Excerpted from remarks made during 2018 Peer Support Training Webinar
My story began about 9 years ago when I found out I was a carrier for the BRCA gene. My mother who had breast cancer at an early age was urged by my doctor, even after she finished all her treatment, to get the tested for the BRCA gene. She tested positive for BRCA2 and so did my aunt. All of my siblings and cousins then needed to get tested. Only my brother and I tested positive for the BRCA2 gene. Because of my test results, I immediately scheduled my first mammogram and ultrasound at age 32. My mammogram did not detect anything suspicious. However, the doctor mentioned that I should also do an ultrasound, because that is how my mother’s breast cancer was found. He took the extra step to perform a thorough ultrasound and in order to establish a baseline image, he scanned my whole chest and neck area and even under my arms. It so happens that at my first ultrasound he saw something suspicious on my neck. He performed a biopsy and I tested positive for thyroid cancer.
I went through a series of emotions from anger and frustration to anxiety. Not only did I test positive for the BRCA gene and have to worry about the high chance of getting breast cancer, I now had thyroid cancer. My mother said that the BRCA diagnosis was meant to be and that it saved my life. If I didn’t go for an ultrasound at 32, I would have not gone for my first breast cancer screening until at least the age of 40 and my thyroid cancer may have advanced. I did not have the time to deal with my emotions which ranged from frustration to anxiety at the cards I had just been dealt with. I had surgery immediately to remove the tumor in my thyroid.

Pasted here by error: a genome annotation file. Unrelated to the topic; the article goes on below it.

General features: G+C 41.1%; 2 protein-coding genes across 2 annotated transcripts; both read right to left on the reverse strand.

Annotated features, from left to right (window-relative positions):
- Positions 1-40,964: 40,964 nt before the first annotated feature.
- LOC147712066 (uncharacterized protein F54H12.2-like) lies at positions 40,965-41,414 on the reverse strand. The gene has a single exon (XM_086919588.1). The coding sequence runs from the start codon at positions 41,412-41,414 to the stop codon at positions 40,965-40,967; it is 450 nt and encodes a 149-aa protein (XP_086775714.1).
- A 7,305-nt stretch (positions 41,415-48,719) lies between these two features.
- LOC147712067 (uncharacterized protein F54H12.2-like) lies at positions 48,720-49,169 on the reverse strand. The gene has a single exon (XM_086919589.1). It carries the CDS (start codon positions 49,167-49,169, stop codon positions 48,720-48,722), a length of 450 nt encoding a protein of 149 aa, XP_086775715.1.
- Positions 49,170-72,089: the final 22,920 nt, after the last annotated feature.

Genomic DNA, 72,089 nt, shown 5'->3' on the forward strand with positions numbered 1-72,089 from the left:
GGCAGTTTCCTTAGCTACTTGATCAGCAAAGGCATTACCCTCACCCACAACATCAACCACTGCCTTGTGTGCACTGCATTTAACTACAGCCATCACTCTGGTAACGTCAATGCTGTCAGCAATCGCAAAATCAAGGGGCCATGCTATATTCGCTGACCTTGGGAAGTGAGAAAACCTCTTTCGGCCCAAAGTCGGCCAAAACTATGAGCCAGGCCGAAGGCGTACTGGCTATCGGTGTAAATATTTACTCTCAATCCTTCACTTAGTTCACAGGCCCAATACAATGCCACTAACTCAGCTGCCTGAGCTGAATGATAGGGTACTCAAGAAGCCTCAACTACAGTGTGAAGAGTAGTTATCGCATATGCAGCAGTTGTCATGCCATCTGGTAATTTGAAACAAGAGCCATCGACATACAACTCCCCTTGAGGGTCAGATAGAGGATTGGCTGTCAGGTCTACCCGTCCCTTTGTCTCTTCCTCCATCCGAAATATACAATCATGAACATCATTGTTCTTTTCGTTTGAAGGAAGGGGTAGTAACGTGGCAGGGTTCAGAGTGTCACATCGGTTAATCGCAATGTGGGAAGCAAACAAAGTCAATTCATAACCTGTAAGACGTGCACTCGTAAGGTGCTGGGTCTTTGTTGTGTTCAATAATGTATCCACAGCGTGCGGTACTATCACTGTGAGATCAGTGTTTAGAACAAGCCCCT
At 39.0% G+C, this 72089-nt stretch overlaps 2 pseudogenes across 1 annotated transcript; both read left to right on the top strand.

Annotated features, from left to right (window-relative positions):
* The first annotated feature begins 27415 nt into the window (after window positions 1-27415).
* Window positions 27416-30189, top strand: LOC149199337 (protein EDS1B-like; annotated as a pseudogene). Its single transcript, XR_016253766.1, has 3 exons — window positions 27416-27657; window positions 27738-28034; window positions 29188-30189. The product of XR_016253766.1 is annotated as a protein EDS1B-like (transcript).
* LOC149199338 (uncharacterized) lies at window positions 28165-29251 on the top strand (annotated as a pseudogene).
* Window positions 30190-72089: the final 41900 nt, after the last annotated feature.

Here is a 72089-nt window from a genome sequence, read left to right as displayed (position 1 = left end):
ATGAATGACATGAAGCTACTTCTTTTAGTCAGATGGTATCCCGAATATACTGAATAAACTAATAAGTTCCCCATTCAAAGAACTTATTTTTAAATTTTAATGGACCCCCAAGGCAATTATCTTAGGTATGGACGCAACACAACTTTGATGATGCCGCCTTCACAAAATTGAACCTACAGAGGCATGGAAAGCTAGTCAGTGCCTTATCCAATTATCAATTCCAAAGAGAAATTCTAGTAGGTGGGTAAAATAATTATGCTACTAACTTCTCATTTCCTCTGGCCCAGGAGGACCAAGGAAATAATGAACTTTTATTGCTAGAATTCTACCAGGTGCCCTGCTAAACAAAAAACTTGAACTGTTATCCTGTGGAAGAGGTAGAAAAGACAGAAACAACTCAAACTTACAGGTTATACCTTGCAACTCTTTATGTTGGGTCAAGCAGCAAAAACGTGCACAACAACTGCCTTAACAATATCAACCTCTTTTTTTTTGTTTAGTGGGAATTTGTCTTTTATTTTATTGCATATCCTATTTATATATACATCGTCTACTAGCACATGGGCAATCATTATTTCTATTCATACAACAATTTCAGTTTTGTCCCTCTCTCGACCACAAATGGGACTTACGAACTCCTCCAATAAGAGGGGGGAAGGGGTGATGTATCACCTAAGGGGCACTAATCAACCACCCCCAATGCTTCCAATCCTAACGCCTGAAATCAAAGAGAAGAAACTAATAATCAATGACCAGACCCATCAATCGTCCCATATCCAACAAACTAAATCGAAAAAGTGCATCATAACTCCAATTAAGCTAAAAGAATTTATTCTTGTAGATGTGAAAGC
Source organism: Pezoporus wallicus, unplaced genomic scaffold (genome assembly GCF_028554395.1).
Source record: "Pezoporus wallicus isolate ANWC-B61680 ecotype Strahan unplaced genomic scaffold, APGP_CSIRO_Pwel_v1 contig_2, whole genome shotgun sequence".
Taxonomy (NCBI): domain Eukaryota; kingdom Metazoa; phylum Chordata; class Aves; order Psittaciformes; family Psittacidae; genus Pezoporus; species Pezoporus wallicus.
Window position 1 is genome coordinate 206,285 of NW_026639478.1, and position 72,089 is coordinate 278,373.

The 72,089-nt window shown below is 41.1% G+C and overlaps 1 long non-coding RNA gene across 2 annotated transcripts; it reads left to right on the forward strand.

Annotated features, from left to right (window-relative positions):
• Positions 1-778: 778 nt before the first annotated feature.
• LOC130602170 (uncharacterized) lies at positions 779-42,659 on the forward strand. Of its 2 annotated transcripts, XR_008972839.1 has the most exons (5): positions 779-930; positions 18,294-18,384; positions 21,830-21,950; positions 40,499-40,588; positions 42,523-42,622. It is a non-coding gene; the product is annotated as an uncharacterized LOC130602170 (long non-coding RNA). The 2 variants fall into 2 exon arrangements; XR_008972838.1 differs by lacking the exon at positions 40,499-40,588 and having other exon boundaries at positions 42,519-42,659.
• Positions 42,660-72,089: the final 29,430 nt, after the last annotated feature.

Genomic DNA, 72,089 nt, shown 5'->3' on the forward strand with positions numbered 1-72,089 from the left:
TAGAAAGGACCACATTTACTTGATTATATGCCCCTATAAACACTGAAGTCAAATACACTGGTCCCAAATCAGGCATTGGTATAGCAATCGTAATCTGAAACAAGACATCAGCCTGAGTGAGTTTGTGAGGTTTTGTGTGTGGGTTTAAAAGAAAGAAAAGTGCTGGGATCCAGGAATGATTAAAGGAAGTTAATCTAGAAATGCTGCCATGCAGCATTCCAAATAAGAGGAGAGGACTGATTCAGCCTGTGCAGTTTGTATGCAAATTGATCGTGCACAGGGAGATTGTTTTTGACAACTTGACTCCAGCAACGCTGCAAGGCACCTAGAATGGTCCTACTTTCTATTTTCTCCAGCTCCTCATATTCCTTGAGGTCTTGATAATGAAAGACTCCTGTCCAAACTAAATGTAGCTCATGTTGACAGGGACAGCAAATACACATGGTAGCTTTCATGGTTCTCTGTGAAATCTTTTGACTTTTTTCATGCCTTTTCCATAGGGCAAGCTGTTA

After my recovery, my breast cancer screening became a series of appointments which ranged from 5 tests every 6 months, a mammogram, an ultrasound, bloodwork, a routine physical exam, and an MRI. I slowly built a health history file where I was carefully monitored for any changes to my breast tissue. I became accustomed to this whole process. At first I was angry that I was the only young woman in my family that was BRCA positive but then my mother helped me to realize because of this knowledge, I had the power to be in control of my health.